As in "blasted into smithereens," the root-word "smithers" may have been loaned from English. However, the original smidiríní carries a classically Irish diminutive suffix. If the original root-word was in fact English, this term has thus traveled full-circle.

9. Smidgen

Irish pipe pattern
iStock.com/bortonia

Possibly related to smithereens, we take this term from the Gaelic smidean/smitch, or "a very small amount." A phrase more commonly heard at a bar than on a battlefield.

10. Whiskey (or Whisky)

barrel pattern
iStock.com/bortonia

The word for this beloved drink is derived from uisce beatha, which translates literally as "the water of life." With such pure poetic cheer, it's no wonder St. Paddy's Day has such universal appeal.

This story was originally published in 2015.

What’s the Difference Between Crocheting and Knitting?

djedzura/iStock via Getty Images
djedzura/iStock via Getty Images

With blustery days officially upon us, the most pressing question about your sweaters, scarves, hats, and mittens is probably: “Are these keeping me warm?” If you’re a DIY enthusiast, or just a detail-oriented person in general, your next question might be: “Were these knitted or crocheted?”

Knitting and crocheting are both calming crafts that involve yarn, produce cozy garments and other items, and can even boost your mental well-being. Having said that, they do have a few specific differences.

To knit, you need needles. The size, material, and number of those needles depends on the project; though most traditional garments are made using two needles, it’s also possible to knit with just one needle, or as many as five. But regardless of the other variables, one or both ends of your knitting needles will always be pointed.

While crocheting calls for a similar long, thin tool that varies in size and material, it has a hooked end—and you only ever need one. According to The Spruce Crafts, even if you hear people refer to the tool as a crochet needle, they’re really talking about a crochet hook.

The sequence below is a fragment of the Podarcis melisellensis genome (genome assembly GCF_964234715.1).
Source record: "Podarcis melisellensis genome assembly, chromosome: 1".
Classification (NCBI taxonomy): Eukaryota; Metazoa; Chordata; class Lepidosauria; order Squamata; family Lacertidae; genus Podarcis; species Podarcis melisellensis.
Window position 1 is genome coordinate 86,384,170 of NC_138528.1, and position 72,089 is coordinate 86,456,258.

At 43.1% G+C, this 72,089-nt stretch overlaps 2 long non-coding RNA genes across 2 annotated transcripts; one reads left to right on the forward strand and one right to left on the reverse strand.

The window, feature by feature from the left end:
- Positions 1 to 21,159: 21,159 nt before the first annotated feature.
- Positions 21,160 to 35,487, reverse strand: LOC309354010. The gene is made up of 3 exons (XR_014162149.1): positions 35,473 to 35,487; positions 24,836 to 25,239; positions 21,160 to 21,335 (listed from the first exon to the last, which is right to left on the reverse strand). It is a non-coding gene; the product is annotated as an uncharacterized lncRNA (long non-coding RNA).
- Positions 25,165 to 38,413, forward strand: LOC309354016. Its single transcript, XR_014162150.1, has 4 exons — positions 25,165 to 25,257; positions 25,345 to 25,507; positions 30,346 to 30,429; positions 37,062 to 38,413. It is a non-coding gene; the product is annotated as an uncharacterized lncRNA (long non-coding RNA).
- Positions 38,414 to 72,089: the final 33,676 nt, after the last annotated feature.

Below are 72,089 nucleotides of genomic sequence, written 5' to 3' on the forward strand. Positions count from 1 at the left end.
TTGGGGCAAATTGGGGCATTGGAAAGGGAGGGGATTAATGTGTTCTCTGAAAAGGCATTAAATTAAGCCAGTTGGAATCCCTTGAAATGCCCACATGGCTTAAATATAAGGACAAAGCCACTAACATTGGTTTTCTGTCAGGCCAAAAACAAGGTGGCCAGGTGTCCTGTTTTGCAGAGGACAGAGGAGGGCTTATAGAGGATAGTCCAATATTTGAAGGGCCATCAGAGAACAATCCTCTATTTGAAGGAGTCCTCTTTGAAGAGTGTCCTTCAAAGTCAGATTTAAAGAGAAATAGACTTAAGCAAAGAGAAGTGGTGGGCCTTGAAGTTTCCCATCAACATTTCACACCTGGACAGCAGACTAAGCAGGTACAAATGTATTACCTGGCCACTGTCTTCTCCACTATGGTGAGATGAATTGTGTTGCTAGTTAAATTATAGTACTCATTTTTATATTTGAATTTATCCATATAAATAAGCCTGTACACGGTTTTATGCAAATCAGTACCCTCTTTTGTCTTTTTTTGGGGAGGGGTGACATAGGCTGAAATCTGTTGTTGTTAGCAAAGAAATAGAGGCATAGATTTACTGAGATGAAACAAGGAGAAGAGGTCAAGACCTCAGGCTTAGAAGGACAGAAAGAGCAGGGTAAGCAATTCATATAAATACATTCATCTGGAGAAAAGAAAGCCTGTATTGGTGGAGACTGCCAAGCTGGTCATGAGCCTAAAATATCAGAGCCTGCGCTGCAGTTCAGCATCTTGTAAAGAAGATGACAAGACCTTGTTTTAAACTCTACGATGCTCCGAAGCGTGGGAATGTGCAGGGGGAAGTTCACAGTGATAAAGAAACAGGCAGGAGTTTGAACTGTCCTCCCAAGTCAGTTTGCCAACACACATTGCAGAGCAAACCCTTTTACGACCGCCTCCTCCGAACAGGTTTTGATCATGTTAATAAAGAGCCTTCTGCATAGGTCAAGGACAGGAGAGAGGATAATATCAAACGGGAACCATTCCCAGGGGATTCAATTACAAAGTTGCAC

crotchet hook and garment
jessicacasetorres/iStock via Getty Images

Part of the reason you only use one hook brings us to the next difference between crocheting and knitting: When crocheting, there’s only one “active loop” on your hook at any given time, whereas knitting entails lining up loops down the length of your needles and passing them between needles. The blog Darn Good Yarn explains that since each loop is attached to a long row of stitches, accidentally “dropping” one off the end of your needle might unravel the entire row.

Of course, you have a better chance of avoiding that type of manual error if you’re using a knitting machine or loom, which both exist. Crocheting, on the other hand, has to be done by hand. Since machines can create garments with extremely small stitches, some knit clothes can be much more lightweight or close-fitting than anything you’d be able to crochet—and knitted clothes can also be mass-produced.

When it comes to what the items actually look like, crochet stitches characteristically look more like knots, while knit stitches seem flatter and less bulky. However, materials and techniques have come a long way over the years, and now there’s more crossover between what you’re able to knit and crochet. According to The Spruce Crafts, socks and T-shirts—traditionally both garments that would be knitted—can now technically be crocheted.

knitting needles and garment
Sedan504/iStock via Getty Images

And, believe it or not, knitting and crocheting can even be used to depict complicated mathematical concepts: see what a crocheted hyperbolic plane, Lorenz manifold, and more look like here.

Have you got a Big Question you'd like us to answer? If so, let us know by emailing us at bigquestions@mentalfloss.com.

Idioms: One or Two?

SECTIONS

arrow
LIVE SMARTER